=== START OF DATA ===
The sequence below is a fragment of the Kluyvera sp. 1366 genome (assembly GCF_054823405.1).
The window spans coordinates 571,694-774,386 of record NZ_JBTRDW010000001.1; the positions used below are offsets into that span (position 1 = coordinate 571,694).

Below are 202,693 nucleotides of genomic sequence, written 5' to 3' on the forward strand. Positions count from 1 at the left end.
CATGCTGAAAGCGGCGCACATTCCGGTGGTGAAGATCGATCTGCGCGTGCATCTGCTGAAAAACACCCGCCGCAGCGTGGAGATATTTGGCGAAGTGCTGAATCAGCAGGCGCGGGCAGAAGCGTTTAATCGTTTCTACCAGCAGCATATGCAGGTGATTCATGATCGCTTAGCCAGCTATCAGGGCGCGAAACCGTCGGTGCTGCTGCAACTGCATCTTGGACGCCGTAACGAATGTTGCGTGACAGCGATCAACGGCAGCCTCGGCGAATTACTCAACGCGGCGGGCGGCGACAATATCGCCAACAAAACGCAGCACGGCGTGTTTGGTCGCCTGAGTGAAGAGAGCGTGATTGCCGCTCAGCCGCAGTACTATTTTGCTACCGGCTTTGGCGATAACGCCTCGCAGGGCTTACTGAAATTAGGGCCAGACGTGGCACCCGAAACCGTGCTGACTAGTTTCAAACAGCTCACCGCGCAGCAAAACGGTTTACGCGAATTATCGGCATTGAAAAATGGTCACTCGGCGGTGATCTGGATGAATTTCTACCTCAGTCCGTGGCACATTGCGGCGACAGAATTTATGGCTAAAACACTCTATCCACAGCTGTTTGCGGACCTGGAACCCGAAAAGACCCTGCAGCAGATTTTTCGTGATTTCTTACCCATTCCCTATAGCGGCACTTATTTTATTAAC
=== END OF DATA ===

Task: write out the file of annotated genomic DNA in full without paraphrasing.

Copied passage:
The sequence below is a fragment of the Kluyvera sp. 1366 genome (assembly GCF_054823405.1).
The window spans coordinates 571,694-774,386 of record NZ_JBTRDW010000001.1; the positions used below are offsets into that span (position 1 = coordinate 571,694).

Below are 202,693 nucleotides of genomic sequence, written 5' to 3' on the forward strand. Positions count from 1 at the left end.
CATGCTGAAAGCGGCGCACATTCCGGTGGTGAAGATCGATCTGCGCGTGCATCTGCTGAAAAACACCCGCCGCAGCGTGGAGATATTTGGCGAAGTGCTGAATCAGCAGGCGCGGGCAGAAGCGTTTAATCGTTTCTACCAGCAGCATATGCAGGTGATTCATGATCGCTTAGCCAGCTATCAGGGCGCGAAACCGTCGGTGCTGCTGCAACTGCATCTTGGACGCCGTAACGAATGTTGCGTGACAGCGATCAACGGCAGCCTCGGCGAATTACTCAACGCGGCGGGCGGCGACAATATCGCCAACAAAACGCAGCACGGCGTGTTTGGTCGCCTGAGTGAAGAGAGCGTGATTGCCGCTCAGCCGCAGTACTATTTTGCTACCGGCTTTGGCGATAACGCCTCGCAGGGCTTACTGAAATTAGGGCCAGACGTGGCACCCGAAACCGTGCTGACTAGTTTCAAACAGCTCACCGCGCAGCAAAACGGTTTACGCGAATTATCGGCATTGAAAAATGGTCACTCGGCGGTGATCTGGATGAATTTCTACCTCAGTCCGTGGCACATTGCGGCGACAGAATTTATGGCTAAAACACTCTATCCACAGCTGTTTGCGGACCTGGAACCCGAAAAGACCCTGCAGCAGATTTTTCGTGATTTCTTACCCATTCCCTATAGCGGCACTTATTTTATTAAC